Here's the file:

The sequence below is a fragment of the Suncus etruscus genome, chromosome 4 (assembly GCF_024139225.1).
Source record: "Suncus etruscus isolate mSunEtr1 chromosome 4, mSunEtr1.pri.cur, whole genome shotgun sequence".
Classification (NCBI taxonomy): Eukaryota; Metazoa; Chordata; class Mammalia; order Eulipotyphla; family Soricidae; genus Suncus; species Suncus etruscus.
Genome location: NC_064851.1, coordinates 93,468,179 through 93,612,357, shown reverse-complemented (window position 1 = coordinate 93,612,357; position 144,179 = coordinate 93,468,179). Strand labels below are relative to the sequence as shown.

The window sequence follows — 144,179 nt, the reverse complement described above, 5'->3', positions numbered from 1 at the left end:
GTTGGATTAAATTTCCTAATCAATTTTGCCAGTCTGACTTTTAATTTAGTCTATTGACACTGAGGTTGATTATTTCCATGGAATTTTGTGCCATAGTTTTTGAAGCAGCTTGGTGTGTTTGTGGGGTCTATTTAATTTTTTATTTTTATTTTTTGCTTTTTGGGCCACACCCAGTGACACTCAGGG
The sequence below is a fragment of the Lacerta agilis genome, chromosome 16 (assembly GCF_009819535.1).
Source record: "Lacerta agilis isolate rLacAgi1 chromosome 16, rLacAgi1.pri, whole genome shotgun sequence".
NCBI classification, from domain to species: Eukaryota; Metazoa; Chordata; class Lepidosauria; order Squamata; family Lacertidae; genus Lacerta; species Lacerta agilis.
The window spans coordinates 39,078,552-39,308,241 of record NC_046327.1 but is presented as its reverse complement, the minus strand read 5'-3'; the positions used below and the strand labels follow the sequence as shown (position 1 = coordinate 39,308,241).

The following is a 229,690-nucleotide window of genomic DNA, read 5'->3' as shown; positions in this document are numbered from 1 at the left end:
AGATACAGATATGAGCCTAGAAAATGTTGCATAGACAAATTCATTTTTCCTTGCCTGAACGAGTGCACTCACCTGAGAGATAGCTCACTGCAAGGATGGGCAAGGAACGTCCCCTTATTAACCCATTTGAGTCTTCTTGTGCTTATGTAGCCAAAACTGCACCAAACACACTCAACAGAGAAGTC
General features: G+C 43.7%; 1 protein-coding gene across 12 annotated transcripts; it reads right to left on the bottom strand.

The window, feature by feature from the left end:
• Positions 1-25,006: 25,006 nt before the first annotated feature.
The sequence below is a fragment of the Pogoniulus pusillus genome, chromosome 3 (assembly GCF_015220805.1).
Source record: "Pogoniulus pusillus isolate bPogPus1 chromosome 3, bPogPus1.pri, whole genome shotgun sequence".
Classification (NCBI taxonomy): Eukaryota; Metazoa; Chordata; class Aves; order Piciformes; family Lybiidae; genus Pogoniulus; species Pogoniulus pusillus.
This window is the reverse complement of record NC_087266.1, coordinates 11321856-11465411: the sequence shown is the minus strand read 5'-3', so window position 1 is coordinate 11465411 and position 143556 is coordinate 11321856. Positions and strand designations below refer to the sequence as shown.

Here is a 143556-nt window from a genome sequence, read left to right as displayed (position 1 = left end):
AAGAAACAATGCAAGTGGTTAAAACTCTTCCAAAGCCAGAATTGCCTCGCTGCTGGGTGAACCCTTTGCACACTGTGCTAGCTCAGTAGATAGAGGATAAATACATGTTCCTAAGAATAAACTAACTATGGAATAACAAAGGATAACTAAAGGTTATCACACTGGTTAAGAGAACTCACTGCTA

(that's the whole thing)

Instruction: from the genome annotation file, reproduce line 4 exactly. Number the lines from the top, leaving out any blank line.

Genome location: NC_064851.1, coordinates 93,468,179 through 93,612,357, shown reverse-complemented (window position 1 = coordinate 93,612,357; position 144,179 = coordinate 93,468,179). Strand labels below are relative to the sequence as shown.